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Home > Symptom > Nose Bleeding (Epistaxis)

Nose Bleeding (Epistaxis)

Nose Bleeding (Epistaxis)

Nose bleeding

Nosebleeds occur when one of the blood vessels in your nose ruptures. They can be caused by an infection, injury, allergic reaction, picking your nose or another object being wedged into your nose. Nosebleeds are quite common in children and are usually not serious; however, you should seek medical attention if they're frequent or prolonged.

What is Nose Bleeding

Nosebleeds happen all the time. Sometimes they're scary, but they don't usually indicate anything severe. The nose has lots of blood vessels, close to the surface at the front and back of the nose. They’re as fragile as polka dots and are easily traumatized by things like blowing your nose too hard, sneezing and picking your nose. Nosebleeds are common in adults and children 3-10 years old.

A nosebleed (sanguinolent epistaxis) can happen in two spots.

Anterior Nosebleed: An anterior nosebleed is when blood vessels in the front of the nose break and bleed.

Posterior Nosebleed: A posterior nosebleed is when there's a blockage in the back or deepest part of the nose, like where blood flows down the back of your throat.

Nosebleeds can be caused by a number of things, including but not limited to: allergies, picking at or blowing your nose too hard, high blood pressure, hereditary hemorrhagic telangiectasia (a condition that causes enlarged blood vessels), and trauma to the face or head.

Types of Nose Bleeding

There are four types of nosebleeds: anterior, posterior, epistaxis, and caudal. Anterior nosebleeds make up 90% of all nosebleeds and occur when blood vessels in the front of the nose break. Posterior nosebleeds are much less common and occur when blood vessels in the back of the nose break. Epistaxis is a medical term for bleeding from the nostrils and can be caused by both anterior and posterior nosebleeds. Caudal nosebleeds are very rare and occur when blood vessels in the base of the skull rupture.

Causes of Nose Bleeding

There are a few different things that can cause nosebleeds, which is why it’s important to see your doctor if you experience them frequently. Here are some of the most common causes:

-Dryness: This is the most common cause of nosebleeds. When the inside of your nose gets too dry, it can crack and bleed. This can be caused by a number of things, including cold weather, low humidity, or heavy nasal drainage.

-Allergies: Allergies can also cause your nose to become dry and cracked, which can lead to bleeding.

-Infection: A sinus infection or other type of infection can cause inflammation and lead to nosebleeds.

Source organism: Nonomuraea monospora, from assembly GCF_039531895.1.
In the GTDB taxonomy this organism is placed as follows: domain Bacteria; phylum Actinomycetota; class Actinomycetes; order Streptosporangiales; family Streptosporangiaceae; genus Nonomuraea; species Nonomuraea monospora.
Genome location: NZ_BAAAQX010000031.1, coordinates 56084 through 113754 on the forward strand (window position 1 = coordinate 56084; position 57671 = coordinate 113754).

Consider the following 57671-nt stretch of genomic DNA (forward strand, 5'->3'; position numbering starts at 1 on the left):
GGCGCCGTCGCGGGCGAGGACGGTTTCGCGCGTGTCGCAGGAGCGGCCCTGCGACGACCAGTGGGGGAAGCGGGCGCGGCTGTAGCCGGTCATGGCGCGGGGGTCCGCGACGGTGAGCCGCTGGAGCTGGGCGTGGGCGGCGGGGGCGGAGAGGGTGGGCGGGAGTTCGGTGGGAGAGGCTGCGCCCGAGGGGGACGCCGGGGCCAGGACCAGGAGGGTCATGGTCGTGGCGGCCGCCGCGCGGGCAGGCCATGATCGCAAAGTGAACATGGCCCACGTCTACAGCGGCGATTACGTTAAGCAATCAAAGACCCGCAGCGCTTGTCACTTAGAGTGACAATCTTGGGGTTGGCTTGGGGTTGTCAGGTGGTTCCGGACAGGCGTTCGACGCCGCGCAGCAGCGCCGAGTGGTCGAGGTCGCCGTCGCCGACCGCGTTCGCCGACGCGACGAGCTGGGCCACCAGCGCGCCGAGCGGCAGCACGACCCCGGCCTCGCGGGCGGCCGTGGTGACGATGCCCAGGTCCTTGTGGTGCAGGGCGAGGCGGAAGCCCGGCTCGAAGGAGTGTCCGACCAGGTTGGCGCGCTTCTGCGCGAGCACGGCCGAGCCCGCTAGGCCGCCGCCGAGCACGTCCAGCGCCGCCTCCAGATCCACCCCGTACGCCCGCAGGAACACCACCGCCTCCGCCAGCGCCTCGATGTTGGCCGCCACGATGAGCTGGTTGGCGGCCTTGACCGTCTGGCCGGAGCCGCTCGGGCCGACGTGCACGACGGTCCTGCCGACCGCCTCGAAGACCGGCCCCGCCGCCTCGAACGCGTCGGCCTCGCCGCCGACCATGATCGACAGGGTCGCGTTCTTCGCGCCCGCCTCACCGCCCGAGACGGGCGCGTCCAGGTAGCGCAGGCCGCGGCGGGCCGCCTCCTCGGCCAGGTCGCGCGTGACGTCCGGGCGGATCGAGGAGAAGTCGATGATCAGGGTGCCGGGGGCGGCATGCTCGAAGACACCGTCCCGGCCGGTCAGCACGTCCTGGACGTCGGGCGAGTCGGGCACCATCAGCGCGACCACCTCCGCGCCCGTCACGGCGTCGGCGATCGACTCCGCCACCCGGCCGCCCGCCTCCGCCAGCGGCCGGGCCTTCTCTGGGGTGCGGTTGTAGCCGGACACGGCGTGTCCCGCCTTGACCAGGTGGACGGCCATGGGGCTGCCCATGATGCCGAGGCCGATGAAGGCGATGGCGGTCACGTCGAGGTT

-Trauma: Nosebleeds can also be caused by trauma, such as a blow to the head or nose.

Symptoms of Nosebleeding

Most nosebleeds are not serious and can be treated at home. However, if you have a nosebleed that lasts longer than 20 minutes or soaks through more than one gauze pad, you should seek medical attention.

 Symptoms of a nosebleed may include: 

1. Blood coming from one or both nostrils: If you are experiencing blood coming from one or both nostrils, it is important to seek medical attention as this could be a sign of a more serious underlying condition. In some cases, nosebleeds can be caused by an injury to the nose or face. However, if you are not sure what has caused your nose to bleed, it is best to err on the side of caution and have it checked out by a doctor. Other causes of nosebleeds include high blood pressure, blood clotting disorders, or certain medications.

2. Bloody drainage down the back of the throat: If you’re experiencing bloody drainage down the back of your throat, it’s important to seek medical attention immediately. This could be a sign of a more serious condition, such as a ruptured blood vessel or nosebleed.

Bloody drainage is often caused by an injury to the nose or face. It can also be caused by a foreign object in the nose, such as a piece of glass or metal. If you have any objects in your nose, it’s important to remove them before seeking medical attention.

3. Clots of blood in the nostrils: If you have a nosebleed, you may notice clots of blood in your nostrils. These clots are usually harmless and will eventually go away on their own. However, if you have a lot of nosebleeds or if they last for more than 10 minutes, you should see a doctor.

Preventing Nose Bleeding

There are a few things you can do to prevent nosebleeds: 

-Apply a thin layer of petroleum jelly or a saline-based nasal gel to the inside of your nostrils with your finger. This will help keep the lining of your nose moist.

-Avoid picking or blowing your nose too hard.

-Stay hydrated by drinking plenty of fluids. This will help keep the lining of your nose from drying out.

-If you have allergies, take steps to control them. Allergies can dry out the inside of your nose and make it more susceptible to bleeding.

Conclusion

There are many potential causes of nosebleeds, but the most common is simply drying out of the nasal passages. This can be caused by everything from cold weather to allergies to medications. If you experience frequent nosebleeds, it's important to see a doctor to rule out any underlying medical conditions. In most cases, though, nosebleeds are nothing to worry about and can be treated at home with simple self-care measures.

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